In her book, Why Be Happy, When You Could be Normal, Jeanette Winterson talks about her experiences and loneliness as a teen. She talks about how important literature was for her in connecting her with the world and helping her to combat the isolation and despair that she felt. “I had no one to help me, but the T. S. Eliot helped me," she writes, "So when people say that poetry is a luxury, or an option, or for the educated middle classes, or that it shouldn’t be read at school because it is irrelevant, or any of the strange stupid things that are said about poetry and its place in our lives, I suspect that the people doing the saying have had things pretty easy. A tough life needs a tough language – and that is what poetry is. That is what literature offers – a language powerful enough to say how it is. It isn’t a hiding place. It is a finding place.” We hope that our library is a finding place for all of our community.

- Heather Tompkins, Head of Collection Services

Friday, April 15, 2016

National Library Week - Archives and Special Collections

We've posted before about some of the interesting and fun things in the Archives and Special Collections (see "Found in the Archives" and "New in the Archives").  But for National Library Week we're sharing examples of how our collections have helped people with their research.
  • TRW student have used scrapbooks and oral history transcripts as the basis for their "interview" papers.
  • Honors students have researched changes to the Dew Drop pond, Japanese-American students at St. Kate's during World War II, and the history of space use on campus for their senior projects.
  • Graduate social work students have studied Ade Bethune's connection to the Catholic Worker movement (including her correspondence with Dorothy Day) and the activities of the Catholic Interracial Council of the Twin Cities.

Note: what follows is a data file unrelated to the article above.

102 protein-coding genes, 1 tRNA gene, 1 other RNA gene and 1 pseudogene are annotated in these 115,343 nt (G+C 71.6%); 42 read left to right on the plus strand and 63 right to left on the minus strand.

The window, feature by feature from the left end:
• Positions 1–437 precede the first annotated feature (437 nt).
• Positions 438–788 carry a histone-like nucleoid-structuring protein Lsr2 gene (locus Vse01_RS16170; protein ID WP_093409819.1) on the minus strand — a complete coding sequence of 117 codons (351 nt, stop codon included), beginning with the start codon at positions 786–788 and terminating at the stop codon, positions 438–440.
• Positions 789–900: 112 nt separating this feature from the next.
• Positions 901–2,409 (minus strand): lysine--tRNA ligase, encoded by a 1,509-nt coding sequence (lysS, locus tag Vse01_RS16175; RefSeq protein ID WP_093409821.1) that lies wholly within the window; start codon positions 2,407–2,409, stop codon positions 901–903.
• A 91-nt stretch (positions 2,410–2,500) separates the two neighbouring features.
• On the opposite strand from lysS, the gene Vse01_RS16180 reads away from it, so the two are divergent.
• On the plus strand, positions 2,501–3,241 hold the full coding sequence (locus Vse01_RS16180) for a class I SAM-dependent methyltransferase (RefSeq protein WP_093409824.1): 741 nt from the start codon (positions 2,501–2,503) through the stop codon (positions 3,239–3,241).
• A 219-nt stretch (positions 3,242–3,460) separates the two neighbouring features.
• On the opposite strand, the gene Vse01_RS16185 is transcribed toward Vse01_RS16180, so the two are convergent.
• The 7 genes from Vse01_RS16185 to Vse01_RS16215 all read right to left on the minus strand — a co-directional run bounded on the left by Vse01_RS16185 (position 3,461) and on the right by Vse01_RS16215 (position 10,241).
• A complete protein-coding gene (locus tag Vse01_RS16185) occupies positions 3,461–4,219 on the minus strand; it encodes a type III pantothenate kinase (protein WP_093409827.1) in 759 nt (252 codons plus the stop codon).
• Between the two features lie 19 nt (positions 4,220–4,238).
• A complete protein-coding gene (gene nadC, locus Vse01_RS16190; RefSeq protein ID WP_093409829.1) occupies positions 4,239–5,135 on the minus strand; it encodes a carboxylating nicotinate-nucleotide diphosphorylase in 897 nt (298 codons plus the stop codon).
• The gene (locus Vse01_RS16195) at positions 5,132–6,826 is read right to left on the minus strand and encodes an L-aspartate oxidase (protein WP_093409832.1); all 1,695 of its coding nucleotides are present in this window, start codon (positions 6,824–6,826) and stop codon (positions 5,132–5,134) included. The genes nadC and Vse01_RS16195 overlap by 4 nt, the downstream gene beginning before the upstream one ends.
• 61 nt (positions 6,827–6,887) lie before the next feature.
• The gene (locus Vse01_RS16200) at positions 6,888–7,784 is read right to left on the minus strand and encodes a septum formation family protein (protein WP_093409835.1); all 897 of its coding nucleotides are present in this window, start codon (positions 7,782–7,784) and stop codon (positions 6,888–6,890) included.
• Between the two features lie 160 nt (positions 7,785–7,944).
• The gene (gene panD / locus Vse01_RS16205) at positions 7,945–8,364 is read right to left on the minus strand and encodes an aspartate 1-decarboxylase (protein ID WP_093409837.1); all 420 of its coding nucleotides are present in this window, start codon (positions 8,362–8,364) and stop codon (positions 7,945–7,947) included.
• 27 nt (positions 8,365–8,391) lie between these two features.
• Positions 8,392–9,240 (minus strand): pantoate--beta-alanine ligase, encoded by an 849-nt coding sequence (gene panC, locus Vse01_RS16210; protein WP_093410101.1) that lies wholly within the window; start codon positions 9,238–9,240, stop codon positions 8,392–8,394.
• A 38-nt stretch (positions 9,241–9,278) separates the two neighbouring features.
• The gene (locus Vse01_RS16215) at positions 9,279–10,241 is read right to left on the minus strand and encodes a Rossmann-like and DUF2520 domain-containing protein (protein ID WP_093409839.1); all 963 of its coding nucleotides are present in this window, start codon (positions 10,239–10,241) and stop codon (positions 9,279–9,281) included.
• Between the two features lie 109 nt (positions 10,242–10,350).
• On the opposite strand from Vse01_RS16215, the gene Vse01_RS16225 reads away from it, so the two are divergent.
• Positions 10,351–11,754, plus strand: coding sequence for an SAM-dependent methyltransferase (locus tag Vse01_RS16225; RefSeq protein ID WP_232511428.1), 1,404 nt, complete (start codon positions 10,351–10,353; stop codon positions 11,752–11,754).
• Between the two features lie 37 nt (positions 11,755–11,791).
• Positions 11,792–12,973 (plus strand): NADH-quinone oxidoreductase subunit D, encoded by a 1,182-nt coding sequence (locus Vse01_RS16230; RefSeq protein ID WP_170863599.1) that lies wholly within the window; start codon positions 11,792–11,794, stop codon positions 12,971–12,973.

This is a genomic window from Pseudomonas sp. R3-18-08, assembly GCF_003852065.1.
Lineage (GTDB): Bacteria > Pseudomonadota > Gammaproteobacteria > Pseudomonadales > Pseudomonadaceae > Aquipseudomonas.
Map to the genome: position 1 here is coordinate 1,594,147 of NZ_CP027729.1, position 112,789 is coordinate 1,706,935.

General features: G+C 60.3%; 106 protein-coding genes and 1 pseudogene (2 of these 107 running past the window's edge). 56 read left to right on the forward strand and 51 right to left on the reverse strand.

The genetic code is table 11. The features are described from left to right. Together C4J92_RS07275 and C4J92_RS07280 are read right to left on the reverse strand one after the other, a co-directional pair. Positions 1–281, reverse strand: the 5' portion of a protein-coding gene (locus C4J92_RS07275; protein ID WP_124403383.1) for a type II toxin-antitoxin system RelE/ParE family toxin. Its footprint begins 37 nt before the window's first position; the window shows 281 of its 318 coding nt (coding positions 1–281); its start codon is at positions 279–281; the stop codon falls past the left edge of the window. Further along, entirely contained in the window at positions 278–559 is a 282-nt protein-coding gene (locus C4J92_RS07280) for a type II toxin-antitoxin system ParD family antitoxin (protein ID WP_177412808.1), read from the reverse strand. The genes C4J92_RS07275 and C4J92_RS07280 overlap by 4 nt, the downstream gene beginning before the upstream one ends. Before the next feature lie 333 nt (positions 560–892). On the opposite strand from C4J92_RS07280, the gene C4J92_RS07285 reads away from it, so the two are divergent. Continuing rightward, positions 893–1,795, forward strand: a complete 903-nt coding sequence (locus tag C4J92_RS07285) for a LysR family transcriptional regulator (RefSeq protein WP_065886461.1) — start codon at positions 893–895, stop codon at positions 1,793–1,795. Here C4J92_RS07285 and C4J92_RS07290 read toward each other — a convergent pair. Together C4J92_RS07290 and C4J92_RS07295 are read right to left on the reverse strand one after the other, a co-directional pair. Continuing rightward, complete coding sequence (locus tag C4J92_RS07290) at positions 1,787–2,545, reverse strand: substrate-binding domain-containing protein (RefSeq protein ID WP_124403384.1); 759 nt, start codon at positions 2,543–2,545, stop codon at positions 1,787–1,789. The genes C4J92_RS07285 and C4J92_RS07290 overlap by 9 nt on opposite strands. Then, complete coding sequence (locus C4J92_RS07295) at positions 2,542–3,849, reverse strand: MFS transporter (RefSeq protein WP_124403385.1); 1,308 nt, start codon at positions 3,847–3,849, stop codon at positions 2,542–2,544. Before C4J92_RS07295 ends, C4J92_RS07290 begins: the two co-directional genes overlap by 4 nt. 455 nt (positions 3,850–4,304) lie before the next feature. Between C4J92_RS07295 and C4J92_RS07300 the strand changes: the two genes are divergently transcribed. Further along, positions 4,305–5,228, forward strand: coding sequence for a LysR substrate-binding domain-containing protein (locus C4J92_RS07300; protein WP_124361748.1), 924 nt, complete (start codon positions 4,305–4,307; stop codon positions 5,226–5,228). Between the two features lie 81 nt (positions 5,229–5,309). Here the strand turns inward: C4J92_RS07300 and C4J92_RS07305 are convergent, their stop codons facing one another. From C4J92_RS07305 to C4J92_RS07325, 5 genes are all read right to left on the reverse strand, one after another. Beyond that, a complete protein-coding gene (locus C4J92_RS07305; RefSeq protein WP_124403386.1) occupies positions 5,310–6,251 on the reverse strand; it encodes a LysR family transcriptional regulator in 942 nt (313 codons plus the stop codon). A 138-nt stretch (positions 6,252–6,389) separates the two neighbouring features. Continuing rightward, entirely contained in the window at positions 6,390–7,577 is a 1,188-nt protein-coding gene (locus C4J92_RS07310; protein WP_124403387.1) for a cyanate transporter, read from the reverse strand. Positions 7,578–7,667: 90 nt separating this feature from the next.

But you don't need a class assignment to come to the Archives!  There are plenty of other uses like these.
  • Clubs have explored the history of food service on campus, or how events, such as the Dew Drop Bop and Feast of St. Catherine, were celebrated in the past.
  • Speech students selected photos from the Archives for their renovated lounge.
  • Wheel journalists have researched stories about St. Kate's history.

If you're interested in visiting the Archives and Special Collections, for whatever reason, let us know.  Contact us at or just drop by.  We're in the lower level of the St. Paul campus library; hours are Mondays through Fridays, 9:30 am - 4:30 pm.

Thursday, April 14, 2016

National Library Week - Our Staff

You might be familiar with some of the reference and instruction librarians in the library, the people who may have helped you with research or taught one of your classes about research.

But there are a lot of other people who also help make our libraries the wonderful places they are.

We have great circulation student workers and staff who manage our student workers, the helpful people at the circulation desks who make sure you're able to access and check out materials.

And then there are the people you might not see as much, those who work behind the scenes like our systems librarian and collection services staff, the people who make sure our systems, electronic resources, books, magazines, newspapers and more are ready for you to use.

And then there's a group of people you might not notice who do a lot of work around campus, the students and staff who work in our media services department. They make sure all the equipment in classes around campus is working and they support your access to additional electronic equipment and media.